The Anthony Albanese administration has stated it would introduce new legislation in parliament to harshly penalise repeat perpetrators of ‘privacy breaches’ weeks after Australian telecom firm Optus disclosed a significant data leak. According to a report from Reuters, the law outlines a plan to raise the maximum punishment for repeated offences from the existing $1.4 million to $32 million, or 30% of the turnover in the relevant period, or three times the value of any advantage derived by the abuse of information.
‘These past several weeks have seen a number of significant privacy violations, which proves the effectiveness of the current protections. A fine for a significant data breach is insufficient to qualify as a business expense ‘, said Mark Dreyfus, attorney general. To control the enormous quantity of data that businesses gather, he continued, ‘we need better rules, and higher fines to reward better behaviour’.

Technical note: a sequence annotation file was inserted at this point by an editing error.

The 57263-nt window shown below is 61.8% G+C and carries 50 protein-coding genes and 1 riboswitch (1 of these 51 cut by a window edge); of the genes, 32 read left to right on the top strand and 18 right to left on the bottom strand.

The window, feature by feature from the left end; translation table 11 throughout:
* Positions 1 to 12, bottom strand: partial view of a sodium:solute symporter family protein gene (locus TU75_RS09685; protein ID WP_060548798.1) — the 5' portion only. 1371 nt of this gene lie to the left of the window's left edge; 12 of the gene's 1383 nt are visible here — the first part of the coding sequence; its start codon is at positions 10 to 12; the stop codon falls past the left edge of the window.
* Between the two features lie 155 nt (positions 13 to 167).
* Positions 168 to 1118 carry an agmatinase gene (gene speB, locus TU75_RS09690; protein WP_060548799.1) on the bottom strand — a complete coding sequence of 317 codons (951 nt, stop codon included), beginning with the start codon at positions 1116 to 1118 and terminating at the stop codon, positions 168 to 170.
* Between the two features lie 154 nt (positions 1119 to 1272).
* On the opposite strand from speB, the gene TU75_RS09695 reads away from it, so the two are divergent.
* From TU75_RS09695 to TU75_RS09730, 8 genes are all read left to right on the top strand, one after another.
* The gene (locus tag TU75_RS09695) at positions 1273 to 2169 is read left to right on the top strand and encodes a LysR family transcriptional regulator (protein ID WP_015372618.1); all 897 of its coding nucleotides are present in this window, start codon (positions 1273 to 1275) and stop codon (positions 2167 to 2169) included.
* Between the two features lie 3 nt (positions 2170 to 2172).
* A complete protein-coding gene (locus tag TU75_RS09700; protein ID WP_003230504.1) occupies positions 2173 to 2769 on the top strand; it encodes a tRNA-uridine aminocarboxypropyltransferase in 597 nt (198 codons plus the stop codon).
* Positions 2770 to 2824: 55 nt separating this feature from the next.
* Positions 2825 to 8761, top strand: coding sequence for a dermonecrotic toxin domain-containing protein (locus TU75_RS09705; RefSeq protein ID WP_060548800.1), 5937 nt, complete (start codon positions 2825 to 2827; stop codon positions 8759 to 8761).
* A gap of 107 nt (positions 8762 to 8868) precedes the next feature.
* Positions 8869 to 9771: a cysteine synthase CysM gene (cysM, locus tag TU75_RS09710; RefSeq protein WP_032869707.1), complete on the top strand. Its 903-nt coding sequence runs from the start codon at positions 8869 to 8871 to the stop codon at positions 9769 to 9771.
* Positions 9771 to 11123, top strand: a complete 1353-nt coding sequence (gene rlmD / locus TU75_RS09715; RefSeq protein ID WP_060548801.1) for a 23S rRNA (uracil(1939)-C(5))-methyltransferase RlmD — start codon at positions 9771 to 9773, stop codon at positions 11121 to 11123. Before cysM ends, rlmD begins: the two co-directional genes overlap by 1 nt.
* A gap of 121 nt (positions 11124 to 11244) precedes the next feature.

Data breaches have been increasingly common in Australia in recent months. Following the incident, Optus revealed that databases with information on approximately 40% of the population’s addresses, licence numbers, and passport numbers were compromised. The company said that the attacker’s IP address appeared to alternate between several European nations. While the Optus event was still fresh in people’s minds, a similar attack also affected Medibank Private Ltd., the largest health insurer in Australia.
According to WION, Medibank, which insures one-sixth of Australians, said that a significant data breach resulted in the theft of its clients’ medical information. Following the occurrences, Prime Minister Albanese declared he intended to amend the policy to safeguard the customers. ‘We want to be sure that we update some of the privacy protections there so that the banks can be informed if individuals are caught up in this way so that they can safeguard their consumers as well’.